Thursday January 23, 2020

Foods Labelled ‘Gluten-free’ Not Trustworthy, Says Study

Lebwohl suspects gluten-free foods are inadvertently contaminated and the solution may be better education for food preparers

0
//
Packaged Foods Could Be Harmful, consumer
Food labels promote healthier choices: Study. Pixabay

Suffering from coeliac disease and want to avoid gluten? Then restaurants should be the last place you should visit as most foods labelled ‘gluten-free’ have gluten, suggest researchers.

The study, published in the American Journal of Gastroenterology, showed more than half of the gluten-free pizza and pasta dishes in restaurants had gluten and about one-third of supposedly gluten-free foods had detectable gluten.

Coeliac disease is an ailment in which the small intestine is hypersensitive to gluten, leading to difficulty in digesting food.

Diners avoiding gluten have to rely on menu labels, word of mouth and restaurant workers’ advice.

soy milk
A photo shows the ingredients label for soy milk at a grocery store in New York, Feb. 16, 2017. The dairy industry says terms like “soy milk” violate the federal standard for milk, but even government agencies have internally clashed over the proper term.VOA

“Patients have long suspected that gluten contamination in restaurant foods is a frequent occurrence, and these results support that. Our findings suggest pizza, pasta and foods served at dinner were more likely to have a problem,” said Benjamin Lebwohl, Assistant Professor at the Columbia Mailman School in the US.

For the study, 5,624 dishes were analysed using Nima Gluten Sensor and 32 per cent of the tests revealed detectable gluten in dishes supposed to be gluten-free.

Also Read- Adding Chokeberries to Porridge May Help Boost Health

Gluten-free pasta samples were positive in 51 per cent tests and gluten-free pizza in 53 per cent cases. In addition, gluten was detected in 27 per cent of breakfasts, 29 per cent of lunches, and 34 per cent of dinners.

Lebwohl suspects gluten-free foods are inadvertently contaminated and the solution may be better education for food preparers. (IANS)

Next Story

Food Labels Must Inform People the Amount of Exercise Needed to Burn Calories: Study

A report last month from Diabetes UK found that 13 million adults in the UK are obese, with NHS national medical director Stephen Powis describing obesity as "a dangerous public health threat"

0
Packaged Foods Could Be Harmful, consumer
Food labels promote healthier choices: Study. Pixabay

A new study has emphasised the need for new food labels to inform people about the amount of exercise needed to burn calories, instead of just informing them about the calories present in a particular product, which could be more effective in weight loss.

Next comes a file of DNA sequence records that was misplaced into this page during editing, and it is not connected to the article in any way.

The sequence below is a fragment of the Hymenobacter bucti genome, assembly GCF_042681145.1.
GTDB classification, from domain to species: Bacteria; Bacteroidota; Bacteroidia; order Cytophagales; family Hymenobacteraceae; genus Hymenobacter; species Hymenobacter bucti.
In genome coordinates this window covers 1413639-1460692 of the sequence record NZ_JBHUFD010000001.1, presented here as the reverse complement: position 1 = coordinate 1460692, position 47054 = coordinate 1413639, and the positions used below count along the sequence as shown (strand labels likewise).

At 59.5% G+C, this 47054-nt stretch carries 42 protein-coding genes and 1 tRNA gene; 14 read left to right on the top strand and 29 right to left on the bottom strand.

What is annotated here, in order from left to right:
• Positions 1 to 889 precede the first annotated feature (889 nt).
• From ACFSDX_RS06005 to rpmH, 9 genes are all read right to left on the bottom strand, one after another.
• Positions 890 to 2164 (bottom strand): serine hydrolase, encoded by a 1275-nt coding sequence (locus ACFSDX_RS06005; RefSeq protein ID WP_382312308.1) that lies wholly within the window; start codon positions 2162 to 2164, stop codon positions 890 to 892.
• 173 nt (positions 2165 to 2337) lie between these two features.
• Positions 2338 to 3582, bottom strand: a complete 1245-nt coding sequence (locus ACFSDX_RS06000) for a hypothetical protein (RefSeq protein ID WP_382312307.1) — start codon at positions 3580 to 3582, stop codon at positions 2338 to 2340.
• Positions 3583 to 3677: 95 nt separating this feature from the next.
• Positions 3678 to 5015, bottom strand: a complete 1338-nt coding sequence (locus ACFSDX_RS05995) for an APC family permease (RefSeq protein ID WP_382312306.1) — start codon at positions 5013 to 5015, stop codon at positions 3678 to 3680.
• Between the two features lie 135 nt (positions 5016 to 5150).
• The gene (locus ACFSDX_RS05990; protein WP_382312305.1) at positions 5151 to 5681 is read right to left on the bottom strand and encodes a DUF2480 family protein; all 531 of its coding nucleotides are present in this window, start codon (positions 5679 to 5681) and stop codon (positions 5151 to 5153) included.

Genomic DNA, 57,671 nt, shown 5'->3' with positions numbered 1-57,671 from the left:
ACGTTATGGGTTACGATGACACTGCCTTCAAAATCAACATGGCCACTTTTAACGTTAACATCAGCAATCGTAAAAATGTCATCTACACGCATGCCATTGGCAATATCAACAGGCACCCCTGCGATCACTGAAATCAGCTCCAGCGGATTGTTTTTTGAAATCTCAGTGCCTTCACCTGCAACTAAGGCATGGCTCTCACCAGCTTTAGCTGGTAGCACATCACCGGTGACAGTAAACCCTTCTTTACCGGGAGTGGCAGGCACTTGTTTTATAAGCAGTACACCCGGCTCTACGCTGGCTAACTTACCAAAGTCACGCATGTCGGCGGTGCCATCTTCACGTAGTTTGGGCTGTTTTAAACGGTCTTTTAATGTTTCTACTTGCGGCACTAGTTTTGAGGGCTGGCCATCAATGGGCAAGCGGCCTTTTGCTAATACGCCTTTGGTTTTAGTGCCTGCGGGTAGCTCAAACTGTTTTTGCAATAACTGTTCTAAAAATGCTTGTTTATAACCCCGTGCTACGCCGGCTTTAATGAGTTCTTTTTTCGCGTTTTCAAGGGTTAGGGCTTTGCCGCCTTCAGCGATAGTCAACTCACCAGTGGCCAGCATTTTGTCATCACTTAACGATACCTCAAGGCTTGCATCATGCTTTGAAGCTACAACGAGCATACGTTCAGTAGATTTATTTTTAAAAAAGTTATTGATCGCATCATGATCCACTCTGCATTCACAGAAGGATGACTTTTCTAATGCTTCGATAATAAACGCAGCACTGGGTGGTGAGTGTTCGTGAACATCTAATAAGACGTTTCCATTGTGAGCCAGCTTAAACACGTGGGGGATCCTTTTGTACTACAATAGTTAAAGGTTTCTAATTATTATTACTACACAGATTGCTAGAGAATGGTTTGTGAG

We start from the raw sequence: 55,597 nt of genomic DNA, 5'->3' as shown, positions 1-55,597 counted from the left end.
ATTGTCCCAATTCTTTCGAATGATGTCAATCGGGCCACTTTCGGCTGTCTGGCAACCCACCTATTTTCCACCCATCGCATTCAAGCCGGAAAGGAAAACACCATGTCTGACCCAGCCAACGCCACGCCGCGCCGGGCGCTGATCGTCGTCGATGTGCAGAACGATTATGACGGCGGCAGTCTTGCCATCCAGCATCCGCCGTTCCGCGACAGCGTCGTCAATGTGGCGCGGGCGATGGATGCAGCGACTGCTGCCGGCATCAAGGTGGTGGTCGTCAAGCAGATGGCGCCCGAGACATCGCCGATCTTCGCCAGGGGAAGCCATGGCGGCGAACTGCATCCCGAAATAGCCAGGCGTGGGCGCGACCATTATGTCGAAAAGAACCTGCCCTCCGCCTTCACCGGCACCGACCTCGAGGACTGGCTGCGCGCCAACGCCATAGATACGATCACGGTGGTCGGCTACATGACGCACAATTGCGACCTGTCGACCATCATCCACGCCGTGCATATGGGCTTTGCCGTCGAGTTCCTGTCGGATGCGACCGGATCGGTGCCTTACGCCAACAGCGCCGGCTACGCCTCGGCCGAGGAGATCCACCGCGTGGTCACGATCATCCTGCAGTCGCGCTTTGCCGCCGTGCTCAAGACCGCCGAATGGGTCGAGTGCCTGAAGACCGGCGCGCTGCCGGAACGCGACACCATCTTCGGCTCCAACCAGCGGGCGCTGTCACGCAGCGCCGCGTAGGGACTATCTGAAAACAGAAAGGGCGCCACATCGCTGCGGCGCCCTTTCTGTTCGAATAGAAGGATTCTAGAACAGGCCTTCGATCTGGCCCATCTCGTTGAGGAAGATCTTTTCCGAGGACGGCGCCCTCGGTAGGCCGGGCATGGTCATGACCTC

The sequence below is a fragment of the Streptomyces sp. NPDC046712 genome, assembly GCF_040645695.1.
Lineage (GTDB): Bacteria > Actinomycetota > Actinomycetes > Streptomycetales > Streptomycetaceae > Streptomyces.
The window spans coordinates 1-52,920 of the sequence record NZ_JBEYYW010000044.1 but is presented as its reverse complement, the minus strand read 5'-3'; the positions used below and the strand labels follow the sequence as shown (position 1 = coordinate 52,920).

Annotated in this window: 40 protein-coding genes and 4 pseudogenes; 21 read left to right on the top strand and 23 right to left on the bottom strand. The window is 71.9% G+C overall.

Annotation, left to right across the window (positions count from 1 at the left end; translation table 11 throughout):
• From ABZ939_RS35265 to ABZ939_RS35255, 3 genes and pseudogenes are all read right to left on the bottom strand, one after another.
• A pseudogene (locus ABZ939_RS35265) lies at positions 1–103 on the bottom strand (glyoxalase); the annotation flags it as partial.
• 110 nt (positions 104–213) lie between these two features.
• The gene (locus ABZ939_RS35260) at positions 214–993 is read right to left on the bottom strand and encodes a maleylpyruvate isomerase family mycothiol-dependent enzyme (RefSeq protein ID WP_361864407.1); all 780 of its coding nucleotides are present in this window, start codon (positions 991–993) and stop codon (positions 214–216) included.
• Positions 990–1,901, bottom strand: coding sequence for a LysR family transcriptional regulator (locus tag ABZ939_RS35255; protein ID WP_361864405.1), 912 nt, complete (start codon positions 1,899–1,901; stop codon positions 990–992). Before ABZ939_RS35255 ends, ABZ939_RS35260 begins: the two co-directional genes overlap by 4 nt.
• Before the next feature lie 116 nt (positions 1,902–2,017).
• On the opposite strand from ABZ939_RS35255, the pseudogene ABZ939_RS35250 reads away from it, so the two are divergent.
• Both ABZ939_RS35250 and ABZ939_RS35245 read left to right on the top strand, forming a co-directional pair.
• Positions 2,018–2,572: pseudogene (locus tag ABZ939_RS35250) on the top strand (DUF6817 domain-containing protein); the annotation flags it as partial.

The Royal Society for Public Health maintains that most people do not understand calories and fat levels in terms of energy balance.

The introduction of ‘physical activity calorie equivalent or expenditure’ (Pace) food labelling will tell consumers how many minutes or miles of exercise they need to burn calories in a particular product they are likely to consume, Sky News reported.

A research at Loughborough University seems to back this approach, predicting that it could shave off up to around 200 calories per person each day on an average if widely applied.

The research was published in the Journal of Epidemiology & Community Health, in which the study’s authors concluded that “Pace labelling is a simple strategy that could be easily included on food/beverage packaging by manufacturers, on shelving price labels in supermarkets, and/or in menus in restaurants/fast-food outlets.”

Workout
Study says that the ones who do Workout before breakfast burns double the amount of fat than the one who exercised after. Pixabay

“Public health agencies may want to consider the possibility of including policies to promote (it) as a strategy that contributes to the prevention and treatment of obesity and related diseases.

“They did however caution that many of the studies from which the data were drawn were not carried out in real-life environments, such as restaurants and supermarkets.

Also Read: Apple Releases Dark Mode for its iTunes Remote App

They said the effects of Pace labelling could vary according to context, with marketing, time constraints and price all likely to affect choices”.

A report last month from Diabetes UK found that 13 million adults in the UK are obese, with NHS national medical director Stephen Powis describing obesity as “a dangerous public health threat”. (IANS)